All Aboard The Amtrak Auto Train

Illustration for article titled All Aboard The Amtrak Auto Train

One of the biggest complaints people have about taking Amtrak is that they don't have their car when they get where they're going (that and the delays/long trips). Since the 1970's there's been a solution in the form of the Auto Train, which allows passengers to take their cars with them. The train only operates from near Washington, D.C. (Lorton, VA) to near Orlando (Sanford, FL), making it popular amongst those headed to Disney World.

The service started out as a private venture in the 1970's but collapsed in 1981 and was rescued by Amtrak two years later. Typically, the Auto Train operates with two diesel locomotives, five sleeper cars, four diners/lounges, five coaches and a number of the autoracks that carry the cars (you can see the loading platform here). This creates a train sometimes longer than a half-mile. The total trip takes somewhere around 18 hours and costs $224 on top of the cost of the ticket.

In 2006, the train was the highest grossing single train with nearly $50,000,000 in ticket revenue, just shy of the $62,000,000 it costs to operate. That may sound bad, but that's actually fantastic for an Amtrak route. Has anyone ridden this beast? [Source Wikipedia]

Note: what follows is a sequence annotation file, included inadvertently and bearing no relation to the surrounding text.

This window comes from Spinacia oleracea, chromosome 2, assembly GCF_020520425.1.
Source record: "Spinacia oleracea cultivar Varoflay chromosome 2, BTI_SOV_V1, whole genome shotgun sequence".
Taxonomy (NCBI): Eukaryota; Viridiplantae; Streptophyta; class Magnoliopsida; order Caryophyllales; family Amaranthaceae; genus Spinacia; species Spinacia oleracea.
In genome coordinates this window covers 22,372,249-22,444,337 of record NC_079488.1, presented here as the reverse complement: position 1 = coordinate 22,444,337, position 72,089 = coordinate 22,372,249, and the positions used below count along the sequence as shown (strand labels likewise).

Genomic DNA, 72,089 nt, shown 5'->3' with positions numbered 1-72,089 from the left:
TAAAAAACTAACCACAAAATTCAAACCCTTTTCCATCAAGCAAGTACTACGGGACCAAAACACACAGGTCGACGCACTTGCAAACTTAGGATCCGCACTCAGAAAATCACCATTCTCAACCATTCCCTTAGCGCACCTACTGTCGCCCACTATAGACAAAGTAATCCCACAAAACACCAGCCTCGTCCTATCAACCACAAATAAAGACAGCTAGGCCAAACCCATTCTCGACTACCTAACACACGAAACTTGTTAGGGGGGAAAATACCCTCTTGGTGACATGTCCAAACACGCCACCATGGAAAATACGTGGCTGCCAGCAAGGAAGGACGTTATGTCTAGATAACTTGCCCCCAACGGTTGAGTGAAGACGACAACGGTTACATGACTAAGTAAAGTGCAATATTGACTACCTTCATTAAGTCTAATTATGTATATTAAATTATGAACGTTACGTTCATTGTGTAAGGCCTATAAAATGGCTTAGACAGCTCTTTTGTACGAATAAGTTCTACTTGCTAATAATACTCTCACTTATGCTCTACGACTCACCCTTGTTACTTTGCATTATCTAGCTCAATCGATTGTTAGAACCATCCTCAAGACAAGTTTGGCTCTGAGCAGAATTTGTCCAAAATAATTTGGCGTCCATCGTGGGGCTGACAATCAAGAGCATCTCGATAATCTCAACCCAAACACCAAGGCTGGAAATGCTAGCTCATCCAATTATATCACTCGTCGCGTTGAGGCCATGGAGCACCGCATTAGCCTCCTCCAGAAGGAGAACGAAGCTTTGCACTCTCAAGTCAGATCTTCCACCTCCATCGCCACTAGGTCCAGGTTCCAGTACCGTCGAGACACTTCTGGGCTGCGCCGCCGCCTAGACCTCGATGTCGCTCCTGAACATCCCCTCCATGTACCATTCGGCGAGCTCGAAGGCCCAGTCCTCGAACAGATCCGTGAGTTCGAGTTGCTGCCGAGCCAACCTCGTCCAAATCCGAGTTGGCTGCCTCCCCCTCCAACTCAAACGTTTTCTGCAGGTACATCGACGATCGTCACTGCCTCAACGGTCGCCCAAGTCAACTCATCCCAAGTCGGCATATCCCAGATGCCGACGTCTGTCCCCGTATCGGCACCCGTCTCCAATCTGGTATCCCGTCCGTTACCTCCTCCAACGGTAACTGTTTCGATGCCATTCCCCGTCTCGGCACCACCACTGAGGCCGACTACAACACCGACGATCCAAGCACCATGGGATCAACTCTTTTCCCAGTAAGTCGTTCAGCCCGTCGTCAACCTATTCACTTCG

Share This Story

Get our newsletter




Actually Amtrak was a nationalization of the passenger rail components of almost every railroad in the US. The railroads make money from freight and Amtrak pays a pittance. The only track that Amtrak maintains is parts of the Northeast Corridor, and they don't do that very well. What is needed there is a state takeover, especially in New Jersey, since the part of the Northeast Corridor that is owned by Connecticut actually is in better shape than most of the rest of it.

A great deal of Amtrak service is subsidized by either state or federal government. In fact most, if not all of Amtrak's California operations are state subsidized. Probably the only service that actually makes money, or has the potential to, is the Northeast Corridor where the distances are short and the trains are fast and time wise are practical alternatives to driving or flying.

Ideally, the Northeast Corridor should be spun off to some private concerns who can no doubt make some money off of it, with the track an infrastructure given over to the control of the various states it runs through to preserve local commuter services.